POLICY ELEMENT: Funding policies for dual enrollment support access for low-income high school students who are interested in taking college courses.

Not In Evidence

Policy states, “Funding sources such as Tech Prep, College Board waivers or other grants shall be identified as well as the procedures for applying and the procedures for the awarding of such funds or waivers. No student shall be denied access to dual credit or dual enrollment courses because of the student’s or family’s inability to pay.” However, there are no dedicated public funds to support college course-taking for high school students.

POLICY ELEMENT: Funding streams are flexible enough that funds can be used for professional development, books, lab fees, and student transportation.

Not in Evidence

There are no provisions in policy that allow for public funding to be used to pay non-course-related costs in dual enrollment programs.

States should report annually on dual enrollment participation and impact and develop administrative structures to support program leaders and dual enrollment partnerships. States should also designate a state board or governing body as having the authority and responsibility to guide dual enrollment policy.

POLICY ELEMENT: States should designate a state board or governing body as having the authority and responsibility to guide dual enrollment policy, and develop an administrative structure to provide support to program leaders and dual enrollment partners.

In Evidence

The Dual Enrollment Subcommittee, which is a part of Delaware’s P-20 Council, is not defined in regulation or statute, but it does contain representation from both secondary and postsecondary sectors. In addition, the committee is charged with providing support and developing state policies for dual enrollment programming.

POLICY ELEMENT: States should report annually on dual enrollment participation and impact.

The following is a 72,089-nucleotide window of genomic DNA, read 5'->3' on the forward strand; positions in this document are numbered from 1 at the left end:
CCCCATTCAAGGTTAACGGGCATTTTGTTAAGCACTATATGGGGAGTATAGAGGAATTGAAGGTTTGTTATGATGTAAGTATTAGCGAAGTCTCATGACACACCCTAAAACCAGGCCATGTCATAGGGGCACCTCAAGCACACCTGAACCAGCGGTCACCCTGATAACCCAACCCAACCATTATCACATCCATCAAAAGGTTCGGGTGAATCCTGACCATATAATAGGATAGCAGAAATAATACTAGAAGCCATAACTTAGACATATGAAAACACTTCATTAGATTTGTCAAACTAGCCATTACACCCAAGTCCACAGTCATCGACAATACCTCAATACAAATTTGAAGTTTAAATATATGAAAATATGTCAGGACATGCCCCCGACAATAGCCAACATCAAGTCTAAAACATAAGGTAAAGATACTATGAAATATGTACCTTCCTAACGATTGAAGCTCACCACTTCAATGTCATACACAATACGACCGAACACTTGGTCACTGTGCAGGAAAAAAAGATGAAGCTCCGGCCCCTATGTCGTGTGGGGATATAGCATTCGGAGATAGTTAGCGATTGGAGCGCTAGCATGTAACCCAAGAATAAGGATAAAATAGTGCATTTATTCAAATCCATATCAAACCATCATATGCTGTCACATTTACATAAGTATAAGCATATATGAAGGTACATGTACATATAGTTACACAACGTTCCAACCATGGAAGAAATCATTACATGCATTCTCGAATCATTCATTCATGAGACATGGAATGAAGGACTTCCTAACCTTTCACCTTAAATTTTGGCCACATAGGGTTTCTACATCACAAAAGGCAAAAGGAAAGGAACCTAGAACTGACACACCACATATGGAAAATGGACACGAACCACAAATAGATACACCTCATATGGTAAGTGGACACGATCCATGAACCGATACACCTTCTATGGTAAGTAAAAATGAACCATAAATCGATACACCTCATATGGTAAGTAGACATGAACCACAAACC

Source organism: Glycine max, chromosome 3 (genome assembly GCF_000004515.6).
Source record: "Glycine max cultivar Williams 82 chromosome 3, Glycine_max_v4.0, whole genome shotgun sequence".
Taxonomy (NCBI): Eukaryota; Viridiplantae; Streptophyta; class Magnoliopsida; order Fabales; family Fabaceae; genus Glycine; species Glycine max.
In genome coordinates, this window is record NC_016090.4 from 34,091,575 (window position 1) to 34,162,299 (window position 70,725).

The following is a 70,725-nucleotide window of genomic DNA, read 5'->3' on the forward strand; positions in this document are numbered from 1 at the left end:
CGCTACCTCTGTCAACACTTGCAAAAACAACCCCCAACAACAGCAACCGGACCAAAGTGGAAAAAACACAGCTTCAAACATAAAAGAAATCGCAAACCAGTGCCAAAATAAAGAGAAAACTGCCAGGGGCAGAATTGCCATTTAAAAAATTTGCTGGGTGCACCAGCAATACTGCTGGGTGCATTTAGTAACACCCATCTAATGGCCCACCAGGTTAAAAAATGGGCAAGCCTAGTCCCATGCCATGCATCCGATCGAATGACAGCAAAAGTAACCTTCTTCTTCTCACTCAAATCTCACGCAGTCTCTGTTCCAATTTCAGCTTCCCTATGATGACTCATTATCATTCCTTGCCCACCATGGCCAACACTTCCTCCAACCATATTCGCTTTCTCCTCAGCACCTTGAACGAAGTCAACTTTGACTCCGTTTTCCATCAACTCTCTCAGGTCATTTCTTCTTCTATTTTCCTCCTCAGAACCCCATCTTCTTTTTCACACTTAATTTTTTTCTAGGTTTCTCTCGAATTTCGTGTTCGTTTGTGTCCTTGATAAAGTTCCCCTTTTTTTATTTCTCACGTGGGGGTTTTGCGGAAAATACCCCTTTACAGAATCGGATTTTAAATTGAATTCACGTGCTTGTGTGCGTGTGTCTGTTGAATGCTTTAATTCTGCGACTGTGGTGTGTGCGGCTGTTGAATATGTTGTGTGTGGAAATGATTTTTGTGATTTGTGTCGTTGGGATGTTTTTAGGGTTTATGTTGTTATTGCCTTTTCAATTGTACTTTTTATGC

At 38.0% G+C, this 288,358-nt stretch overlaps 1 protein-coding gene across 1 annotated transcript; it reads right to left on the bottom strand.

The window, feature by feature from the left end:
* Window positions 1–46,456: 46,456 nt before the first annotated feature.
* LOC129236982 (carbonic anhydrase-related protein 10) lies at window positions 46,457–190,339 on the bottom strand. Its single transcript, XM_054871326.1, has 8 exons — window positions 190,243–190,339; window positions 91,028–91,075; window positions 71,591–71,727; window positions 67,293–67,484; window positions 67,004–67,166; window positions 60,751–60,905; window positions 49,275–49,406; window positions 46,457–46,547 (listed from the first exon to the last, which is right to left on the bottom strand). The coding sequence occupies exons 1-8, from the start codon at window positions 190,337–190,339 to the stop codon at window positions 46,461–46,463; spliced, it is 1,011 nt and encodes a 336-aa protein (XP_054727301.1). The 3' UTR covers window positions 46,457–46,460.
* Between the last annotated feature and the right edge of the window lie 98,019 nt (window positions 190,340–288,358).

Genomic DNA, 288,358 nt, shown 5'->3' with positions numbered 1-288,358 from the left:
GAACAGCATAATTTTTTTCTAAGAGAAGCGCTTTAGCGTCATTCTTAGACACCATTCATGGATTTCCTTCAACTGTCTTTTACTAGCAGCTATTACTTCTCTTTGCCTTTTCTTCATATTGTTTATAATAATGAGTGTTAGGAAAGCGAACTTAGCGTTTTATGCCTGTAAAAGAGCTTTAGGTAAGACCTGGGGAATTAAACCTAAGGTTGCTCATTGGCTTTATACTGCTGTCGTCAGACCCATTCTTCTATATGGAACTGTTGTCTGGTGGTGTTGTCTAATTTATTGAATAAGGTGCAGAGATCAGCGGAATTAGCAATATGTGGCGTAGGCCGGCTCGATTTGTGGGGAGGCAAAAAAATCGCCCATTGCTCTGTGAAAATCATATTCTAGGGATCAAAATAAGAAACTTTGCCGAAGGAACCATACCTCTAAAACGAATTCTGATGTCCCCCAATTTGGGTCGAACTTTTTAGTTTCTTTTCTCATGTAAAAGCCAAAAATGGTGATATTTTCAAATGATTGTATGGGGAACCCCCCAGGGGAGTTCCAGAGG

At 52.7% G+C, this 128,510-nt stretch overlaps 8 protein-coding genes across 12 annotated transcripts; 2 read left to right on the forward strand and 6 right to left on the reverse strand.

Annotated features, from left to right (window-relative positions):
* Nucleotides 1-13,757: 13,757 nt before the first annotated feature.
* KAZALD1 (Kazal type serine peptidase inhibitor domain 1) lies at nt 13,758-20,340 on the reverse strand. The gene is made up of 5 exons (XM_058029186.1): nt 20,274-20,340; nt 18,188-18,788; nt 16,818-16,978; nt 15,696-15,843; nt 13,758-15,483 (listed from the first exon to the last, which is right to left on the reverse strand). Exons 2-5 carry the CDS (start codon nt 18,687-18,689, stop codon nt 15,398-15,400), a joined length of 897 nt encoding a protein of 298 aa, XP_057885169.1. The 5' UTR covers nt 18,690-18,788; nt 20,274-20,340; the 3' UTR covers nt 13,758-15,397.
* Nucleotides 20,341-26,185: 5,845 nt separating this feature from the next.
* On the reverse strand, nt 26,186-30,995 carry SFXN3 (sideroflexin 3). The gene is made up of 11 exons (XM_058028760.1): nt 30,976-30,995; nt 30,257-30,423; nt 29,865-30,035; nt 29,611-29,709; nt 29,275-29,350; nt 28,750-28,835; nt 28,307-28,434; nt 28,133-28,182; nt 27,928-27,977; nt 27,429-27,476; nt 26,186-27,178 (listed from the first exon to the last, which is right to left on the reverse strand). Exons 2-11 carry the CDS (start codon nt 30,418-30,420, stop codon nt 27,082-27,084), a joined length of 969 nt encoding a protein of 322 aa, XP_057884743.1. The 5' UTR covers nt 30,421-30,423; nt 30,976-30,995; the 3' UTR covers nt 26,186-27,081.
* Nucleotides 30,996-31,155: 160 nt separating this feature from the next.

Not in Evidence

The state does not have a policy on dual enrollment reporting.

States should develop unit-record statewide data systems that identify dual enrollees by demographic characteristics and monitor student progress longitudinally across the K-12 and higher education systems.

POLICY ELEMENT: States should develop a unit-record statewide data system that identifies dual enrollees by demographic characteristics and monitor student progress longitudinally across the K-12 and higher education systems.

In Evidence

Delaware’s data tracking policies are capable of tracking the progress of dual enrollment students through college.

States should require that districts and postsecondary institutions specify and document key roles and responsibilities in memoranda of understanding or cooperative agreements, including the provision of a college liaison for student advisement and support. States should also provide support and funding for programs designed to serve students who are over-age and undercredited, as well as youth who have dropped out of high school.

POLICY ELEMENT: States should require that districts and postsecondary institutions specify and document key roles and responsibilities in a memorandum of understanding or cooperative agreement.

In Evidence

An articulation agreement between secondary and postsecondary partners defines several dual enrollment program elements, including student eligibility, course syllabus, expected course competencies, and grading policy.

POLICY ELEMENT: States should require each dual enrollment partnership to provide a liaison between high school and college partners, with responsibilities for advising students, assisting with course scheduling, and linking students to support services.

Not in Evidence

The state neither requires nor supports partnerships to provide a liaison.